Picasso’s Les Femmes d’Alger was this week sold in New York for an astonishing $179.3 million – nearly $40 million above the reserve price and a record for any work of art at auction. Whenever these new benchmarks are set, they are hailed as signalling the top of the market. There has been no shortage of such commentary this time around; all puffed up by central bank money printing and ultra-low interest rates, the world is widely said to have gone mad, with some kind of a biblical reckoning just around the corner.
But though this may or may not be true in the short term, it is almost certainly incorrect on any kind of longer term view. The fact is that the world is getting richer, all the time – and at a scarcely imaginable rate, making more and more people into multi-millionaires, and even billionaires. Those for whom money is literally no object are no longer the tiny minority of humanity they once were. They are all over the place. The same also holds true further down the feeding chain. According to estimates in the latest Credit Suisse Global Wealth report, some 4.2 per cent of British adults are now worth more than $1 million (£635,000) and a further 53.3 per cent between $100,000 and $1 million. Lifestyles that were once confined to kings are now enjoyed by millions.
Part of the effect is that worth is progressively defined not by utility, but by scarcity. When luxury is common-or-garden, the truly wealthy have to seek solace in ever more exotic and outrageous forms of exclusivity, whether it be food, drink, property, travel or art.
Even by the standards of Nineteenth Century Britain, when the nouveau riche of the industrial revolution would publicly flaunt their wealth as a way of validating their successes and announcing their arrival on the social stage, the current age of “conspicuous consumption” is unprecedented. And this time around, it’s global. Many of today’s wealthiest hail from the emerging markets of Asia, Latin America, and, increasingly, Africa.
Private jets ferry them to the world’s most desirable places; hot spots such as London and New York become magnets for the super rich, spawning a whole new infrastructure of businesses that specialise in delivering luxury and exclusivity. A programme on the television this week, The World’s Most Expensive Food, detailed a bizarrely frivoluous industry of £500 desserts served at 30,000ft, £5,000 shots of Napoleonic era cognac and £325 cups of coffee.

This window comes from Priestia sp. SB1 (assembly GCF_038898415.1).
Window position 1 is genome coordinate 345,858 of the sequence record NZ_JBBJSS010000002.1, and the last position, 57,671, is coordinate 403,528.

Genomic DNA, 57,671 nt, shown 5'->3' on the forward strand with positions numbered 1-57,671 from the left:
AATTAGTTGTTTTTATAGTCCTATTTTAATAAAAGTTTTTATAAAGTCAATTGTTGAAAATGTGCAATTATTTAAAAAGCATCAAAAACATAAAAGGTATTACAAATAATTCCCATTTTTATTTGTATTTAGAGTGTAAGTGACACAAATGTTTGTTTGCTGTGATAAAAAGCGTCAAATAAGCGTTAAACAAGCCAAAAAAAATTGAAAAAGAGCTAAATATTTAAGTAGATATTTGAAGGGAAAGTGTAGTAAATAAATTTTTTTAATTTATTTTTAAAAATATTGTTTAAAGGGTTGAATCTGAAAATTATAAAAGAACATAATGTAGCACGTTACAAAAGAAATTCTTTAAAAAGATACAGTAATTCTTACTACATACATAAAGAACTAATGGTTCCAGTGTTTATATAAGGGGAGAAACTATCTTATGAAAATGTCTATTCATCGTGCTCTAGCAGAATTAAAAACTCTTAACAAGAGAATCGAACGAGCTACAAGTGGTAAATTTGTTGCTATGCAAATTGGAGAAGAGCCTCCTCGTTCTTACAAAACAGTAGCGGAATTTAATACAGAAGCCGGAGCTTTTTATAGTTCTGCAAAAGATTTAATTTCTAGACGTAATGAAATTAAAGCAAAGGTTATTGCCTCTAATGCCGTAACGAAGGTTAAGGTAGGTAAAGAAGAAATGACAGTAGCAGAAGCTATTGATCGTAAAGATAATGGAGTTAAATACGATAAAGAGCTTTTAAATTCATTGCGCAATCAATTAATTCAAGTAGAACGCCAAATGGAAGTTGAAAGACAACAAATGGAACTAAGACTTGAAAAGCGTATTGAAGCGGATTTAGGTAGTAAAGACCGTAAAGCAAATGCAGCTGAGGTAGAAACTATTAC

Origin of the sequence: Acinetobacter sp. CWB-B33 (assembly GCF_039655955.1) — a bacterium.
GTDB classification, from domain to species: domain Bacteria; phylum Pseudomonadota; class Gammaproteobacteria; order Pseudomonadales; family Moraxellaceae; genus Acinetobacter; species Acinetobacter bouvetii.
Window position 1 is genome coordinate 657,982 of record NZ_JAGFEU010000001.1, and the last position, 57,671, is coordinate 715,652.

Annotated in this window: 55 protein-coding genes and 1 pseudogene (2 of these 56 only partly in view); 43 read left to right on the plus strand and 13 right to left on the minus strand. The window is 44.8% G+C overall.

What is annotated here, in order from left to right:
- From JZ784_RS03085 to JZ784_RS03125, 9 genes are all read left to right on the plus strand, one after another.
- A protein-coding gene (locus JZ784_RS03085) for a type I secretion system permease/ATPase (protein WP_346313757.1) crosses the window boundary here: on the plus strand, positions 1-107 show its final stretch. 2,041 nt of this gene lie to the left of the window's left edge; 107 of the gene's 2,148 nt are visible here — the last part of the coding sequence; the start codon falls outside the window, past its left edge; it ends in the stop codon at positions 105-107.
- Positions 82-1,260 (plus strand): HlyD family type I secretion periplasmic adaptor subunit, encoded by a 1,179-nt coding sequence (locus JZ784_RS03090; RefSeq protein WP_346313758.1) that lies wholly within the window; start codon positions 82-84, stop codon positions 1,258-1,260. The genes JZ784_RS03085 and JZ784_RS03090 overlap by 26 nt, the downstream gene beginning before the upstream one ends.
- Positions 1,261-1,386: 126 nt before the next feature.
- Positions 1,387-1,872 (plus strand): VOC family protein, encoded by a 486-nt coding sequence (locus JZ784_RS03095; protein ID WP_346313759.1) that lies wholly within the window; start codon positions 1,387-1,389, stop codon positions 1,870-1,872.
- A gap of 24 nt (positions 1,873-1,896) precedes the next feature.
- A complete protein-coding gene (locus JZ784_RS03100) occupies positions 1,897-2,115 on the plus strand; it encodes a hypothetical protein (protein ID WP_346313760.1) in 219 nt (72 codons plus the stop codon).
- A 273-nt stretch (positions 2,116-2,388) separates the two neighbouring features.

Many readers will no doubt find these trends vulgar, distasteful, even morally repugnant, not to say dangerously irresponsible. Yet though most ordinary mortals may recoil at such ostentatious spending habits, it is also just the extreme end of a much wider process of enrichment which is progressively raising great swathes of society into levels of wealth their forefathers could barely dream of. The ever expanding ranks of the super rich are symptomatic not so much of growing inequality – though this sub-trend is indeed undeniable – as a wealthier world in the round. This must surely be a good thing.
One of the big lessons for Labour in its election defeat is precisely that. When Ed Miliband depressingly warned voters that this may be the first generation in history that would be poorer than its parents, it was not a message the electorate believed, still less was it one they wanted to hear. In the end, even the mansion tax proved a turn-off, though it would only have affected a tiny minority of people and therefore seemed to play perfectly to the disaffected envious.
The underlying Labour proposition – which was basically that it is better to be poorer and more equal than richer and less equal – was rejected. Pretty much everyone, when it comes down to it, wants to be richer, or at least wealthy enough to be financially secure.
And virtually all aspirational people understand instinctively that this is not an outcome likely to be achieved via social levelling, or crude redistributional engineering. Nearly all human advancement comes from clever, talented people striving for betterment and supremacy. It is frequently a ruthless, Darwinian process. We may not like it very much, but it is part of the human condition.
Much forecasting turns out to be wrong, especially the type which simply extrapolates from the past. Yet there is one such forecast, subsequently dubbed “Moore’s Law”, which has proved spectacularly correct. In 1975, Gordon Moore, then head of research at Fairchild Semiconductor, predicted that the number of semi-conductors that could fit on to a single computer chip would roughly double every year. Fifty years later, his prediction still holds true. Computing power doubles annually. This extraordinary, wealth-enhancing advance was driven not by starry eyed utopianism, but by the profit motive, the desire for improvement, and by viciously competitive commercial endeavour.
Mr Moore was interviewed recently by the New York Times. In all respects he sounded a wise and decent man. Yet his most perceptive observation was perhaps a social one. There are two societies, he said, divided by education. The worry about the modern world is not the rise of the super rich, or its manifestation in the extraordinary prices being paid for art. Inequality doesn’t matter if most people are getting richer. What matters is that the world is fast dividing into those with skills, and those without them. Attacking and undermining wealth creation won’t address this problem, but likely only make it even worse.